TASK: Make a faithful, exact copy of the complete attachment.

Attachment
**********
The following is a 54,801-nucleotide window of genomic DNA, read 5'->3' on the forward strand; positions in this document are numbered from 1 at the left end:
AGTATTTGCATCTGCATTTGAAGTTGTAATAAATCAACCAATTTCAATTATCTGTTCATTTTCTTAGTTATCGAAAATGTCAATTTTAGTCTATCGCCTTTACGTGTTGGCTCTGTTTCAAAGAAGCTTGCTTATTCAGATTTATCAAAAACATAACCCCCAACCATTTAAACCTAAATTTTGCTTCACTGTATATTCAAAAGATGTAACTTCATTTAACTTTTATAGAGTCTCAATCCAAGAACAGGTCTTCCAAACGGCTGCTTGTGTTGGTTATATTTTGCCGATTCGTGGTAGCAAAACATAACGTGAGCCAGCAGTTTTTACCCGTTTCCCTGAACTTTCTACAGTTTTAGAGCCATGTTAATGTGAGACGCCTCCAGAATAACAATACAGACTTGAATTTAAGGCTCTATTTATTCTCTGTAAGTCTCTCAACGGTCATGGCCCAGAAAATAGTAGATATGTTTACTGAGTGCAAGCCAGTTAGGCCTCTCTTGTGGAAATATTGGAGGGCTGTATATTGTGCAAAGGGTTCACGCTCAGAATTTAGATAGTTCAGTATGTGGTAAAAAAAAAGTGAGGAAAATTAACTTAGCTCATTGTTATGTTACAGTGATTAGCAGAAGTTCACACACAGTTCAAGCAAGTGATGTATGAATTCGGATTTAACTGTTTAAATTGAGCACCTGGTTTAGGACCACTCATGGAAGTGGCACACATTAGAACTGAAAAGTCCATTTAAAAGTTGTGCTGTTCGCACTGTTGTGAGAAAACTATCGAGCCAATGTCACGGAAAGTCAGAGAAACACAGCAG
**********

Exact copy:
The following is a 54,801-nucleotide window of genomic DNA, read 5'->3' on the forward strand; positions in this document are numbered from 1 at the left end:
AGTATTTGCATCTGCATTTGAAGTTGTAATAAATCAACCAATTTCAATTATCTGTTCATTTTCTTAGTTATCGAAAATGTCAATTTTAGTCTATCGCCTTTACGTGTTGGCTCTGTTTCAAAGAAGCTTGCTTATTCAGATTTATCAAAAACATAACCCCCAACCATTTAAACCTAAATTTTGCTTCACTGTATATTCAAAAGATGTAACTTCATTTAACTTTTATAGAGTCTCAATCCAAGAACAGGTCTTCCAAACGGCTGCTTGTGTTGGTTATATTTTGCCGATTCGTGGTAGCAAAACATAACGTGAGCCAGCAGTTTTTACCCGTTTCCCTGAACTTTCTACAGTTTTAGAGCCATGTTAATGTGAGACGCCTCCAGAATAACAATACAGACTTGAATTTAAGGCTCTATTTATTCTCTGTAAGTCTCTCAACGGTCATGGCCCAGAAAATAGTAGATATGTTTACTGAGTGCAAGCCAGTTAGGCCTCTCTTGTGGAAATATTGGAGGGCTGTATATTGTGCAAAGGGTTCACGCTCAGAATTTAGATAGTTCAGTATGTGGTAAAAAAAAAGTGAGGAAAATTAACTTAGCTCATTGTTATGTTACAGTGATTAGCAGAAGTTCACACACAGTTCAAGCAAGTGATGTATGAATTCGGATTTAACTGTTTAAATTGAGCACCTGGTTTAGGACCACTCATGGAAGTGGCACACATTAGAACTGAAAAGTCCATTTAAAAGTTGTGCTGTTCGCACTGTTGTGAGAAAACTATCGAGCCAATGTCACGGAAAGTCAGAGAAACACAGCAG